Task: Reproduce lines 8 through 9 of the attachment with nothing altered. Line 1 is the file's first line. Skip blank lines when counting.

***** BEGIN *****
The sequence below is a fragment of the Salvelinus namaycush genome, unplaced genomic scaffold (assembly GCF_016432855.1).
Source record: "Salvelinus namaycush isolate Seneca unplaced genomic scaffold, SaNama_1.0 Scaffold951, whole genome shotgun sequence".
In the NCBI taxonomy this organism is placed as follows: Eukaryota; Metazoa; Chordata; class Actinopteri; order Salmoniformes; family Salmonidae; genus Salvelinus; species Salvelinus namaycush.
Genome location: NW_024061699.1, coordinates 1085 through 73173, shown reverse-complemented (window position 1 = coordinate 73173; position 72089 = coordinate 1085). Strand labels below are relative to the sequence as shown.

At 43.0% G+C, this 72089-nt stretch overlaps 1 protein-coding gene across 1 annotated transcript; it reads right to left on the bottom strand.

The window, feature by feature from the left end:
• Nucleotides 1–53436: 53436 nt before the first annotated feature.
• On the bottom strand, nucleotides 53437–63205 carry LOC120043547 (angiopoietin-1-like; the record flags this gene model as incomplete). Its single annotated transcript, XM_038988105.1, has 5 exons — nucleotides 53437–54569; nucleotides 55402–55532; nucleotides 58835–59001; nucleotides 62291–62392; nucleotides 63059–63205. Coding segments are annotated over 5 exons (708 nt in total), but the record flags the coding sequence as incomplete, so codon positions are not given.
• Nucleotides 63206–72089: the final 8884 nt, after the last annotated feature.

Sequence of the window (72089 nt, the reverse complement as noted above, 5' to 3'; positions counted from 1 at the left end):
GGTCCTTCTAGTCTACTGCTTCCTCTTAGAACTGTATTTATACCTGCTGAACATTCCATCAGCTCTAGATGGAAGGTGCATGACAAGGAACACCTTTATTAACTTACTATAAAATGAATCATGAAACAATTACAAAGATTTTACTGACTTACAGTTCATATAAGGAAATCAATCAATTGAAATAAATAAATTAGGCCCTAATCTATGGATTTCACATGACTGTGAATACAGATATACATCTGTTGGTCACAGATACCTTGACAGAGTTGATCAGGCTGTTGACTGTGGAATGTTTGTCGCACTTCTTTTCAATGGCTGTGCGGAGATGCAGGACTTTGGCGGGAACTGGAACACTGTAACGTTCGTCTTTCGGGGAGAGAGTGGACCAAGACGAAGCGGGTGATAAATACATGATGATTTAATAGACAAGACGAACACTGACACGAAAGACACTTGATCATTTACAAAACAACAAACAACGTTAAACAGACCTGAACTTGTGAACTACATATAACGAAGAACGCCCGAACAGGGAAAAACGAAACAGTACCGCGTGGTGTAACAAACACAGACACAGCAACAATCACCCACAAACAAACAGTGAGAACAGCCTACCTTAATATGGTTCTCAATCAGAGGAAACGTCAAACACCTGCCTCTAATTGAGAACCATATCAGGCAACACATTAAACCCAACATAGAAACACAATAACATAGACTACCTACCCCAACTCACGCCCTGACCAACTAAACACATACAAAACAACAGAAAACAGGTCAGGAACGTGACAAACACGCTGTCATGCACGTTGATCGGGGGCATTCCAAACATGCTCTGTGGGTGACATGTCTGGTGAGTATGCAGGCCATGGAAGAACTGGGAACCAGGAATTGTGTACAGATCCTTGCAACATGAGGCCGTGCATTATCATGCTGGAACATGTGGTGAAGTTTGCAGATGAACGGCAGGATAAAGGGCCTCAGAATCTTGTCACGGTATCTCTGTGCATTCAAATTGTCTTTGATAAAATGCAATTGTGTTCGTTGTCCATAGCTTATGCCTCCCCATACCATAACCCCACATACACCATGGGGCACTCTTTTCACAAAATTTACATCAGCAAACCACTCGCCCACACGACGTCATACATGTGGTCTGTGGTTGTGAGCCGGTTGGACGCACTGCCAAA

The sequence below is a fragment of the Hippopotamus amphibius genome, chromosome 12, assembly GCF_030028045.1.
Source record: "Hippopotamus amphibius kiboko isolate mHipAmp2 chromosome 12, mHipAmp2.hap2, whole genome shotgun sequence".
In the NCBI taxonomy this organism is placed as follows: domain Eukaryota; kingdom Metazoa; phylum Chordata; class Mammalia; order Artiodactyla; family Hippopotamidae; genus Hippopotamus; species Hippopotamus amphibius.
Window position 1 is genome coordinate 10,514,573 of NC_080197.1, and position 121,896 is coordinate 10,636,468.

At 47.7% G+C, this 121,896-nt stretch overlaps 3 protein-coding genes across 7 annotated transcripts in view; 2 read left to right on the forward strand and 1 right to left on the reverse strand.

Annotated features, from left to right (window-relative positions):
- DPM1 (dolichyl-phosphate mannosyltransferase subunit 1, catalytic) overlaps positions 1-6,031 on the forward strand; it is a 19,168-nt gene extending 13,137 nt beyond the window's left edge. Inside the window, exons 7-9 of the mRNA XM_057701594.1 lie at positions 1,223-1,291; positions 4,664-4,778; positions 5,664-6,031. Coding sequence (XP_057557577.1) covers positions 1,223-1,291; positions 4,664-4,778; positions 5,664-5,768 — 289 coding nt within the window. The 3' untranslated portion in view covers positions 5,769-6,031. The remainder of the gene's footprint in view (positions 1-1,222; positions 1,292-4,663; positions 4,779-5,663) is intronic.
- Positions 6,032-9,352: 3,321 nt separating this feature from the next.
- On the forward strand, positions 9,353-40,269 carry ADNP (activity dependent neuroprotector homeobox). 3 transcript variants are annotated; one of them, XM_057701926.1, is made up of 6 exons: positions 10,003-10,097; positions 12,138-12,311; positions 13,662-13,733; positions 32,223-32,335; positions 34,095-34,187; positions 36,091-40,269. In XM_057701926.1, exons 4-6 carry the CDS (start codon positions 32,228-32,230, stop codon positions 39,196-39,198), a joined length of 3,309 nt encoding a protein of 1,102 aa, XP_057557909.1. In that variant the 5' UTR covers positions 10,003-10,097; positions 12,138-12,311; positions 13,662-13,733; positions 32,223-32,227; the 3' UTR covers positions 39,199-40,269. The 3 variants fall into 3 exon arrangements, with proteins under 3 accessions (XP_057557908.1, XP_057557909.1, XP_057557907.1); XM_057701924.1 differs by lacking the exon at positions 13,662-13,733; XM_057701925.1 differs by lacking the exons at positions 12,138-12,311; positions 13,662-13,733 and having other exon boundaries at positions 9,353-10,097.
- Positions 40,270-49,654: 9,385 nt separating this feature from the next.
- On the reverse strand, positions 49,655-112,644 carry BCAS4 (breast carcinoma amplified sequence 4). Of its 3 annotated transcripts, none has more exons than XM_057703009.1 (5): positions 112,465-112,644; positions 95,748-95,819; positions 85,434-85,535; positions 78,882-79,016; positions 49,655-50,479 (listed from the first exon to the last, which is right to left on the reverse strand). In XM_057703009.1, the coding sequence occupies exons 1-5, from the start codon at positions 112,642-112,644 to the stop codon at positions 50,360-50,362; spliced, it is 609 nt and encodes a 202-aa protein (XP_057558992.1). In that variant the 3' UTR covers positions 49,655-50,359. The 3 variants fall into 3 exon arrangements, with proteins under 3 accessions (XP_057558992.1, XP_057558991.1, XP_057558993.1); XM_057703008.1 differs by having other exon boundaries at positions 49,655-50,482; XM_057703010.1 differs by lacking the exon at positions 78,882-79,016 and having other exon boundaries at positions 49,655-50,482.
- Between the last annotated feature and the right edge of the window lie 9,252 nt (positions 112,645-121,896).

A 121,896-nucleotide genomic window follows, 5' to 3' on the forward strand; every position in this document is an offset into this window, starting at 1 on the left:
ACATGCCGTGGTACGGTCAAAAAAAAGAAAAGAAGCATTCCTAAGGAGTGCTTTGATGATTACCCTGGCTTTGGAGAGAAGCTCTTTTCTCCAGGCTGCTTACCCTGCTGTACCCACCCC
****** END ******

• On the bottom strand, nucleotides 53437–63205 carry LOC120043547 (angiopoietin-1-like; the record flags this gene model as incomplete). Its single annotated transcript, XM_038988105.1, has 5 exons — nucleotides 53437–54569; nucleotides 55402–55532; nucleotides 58835–59001; nucleotides 62291–62392; nucleotides 63059–63205. Coding segments are annotated over 5 exons (708 nt in total), but the record flags the coding sequence as incomplete, so codon positions are not given.
• Nucleotides 63206–72089: the final 8884 nt, after the last annotated feature.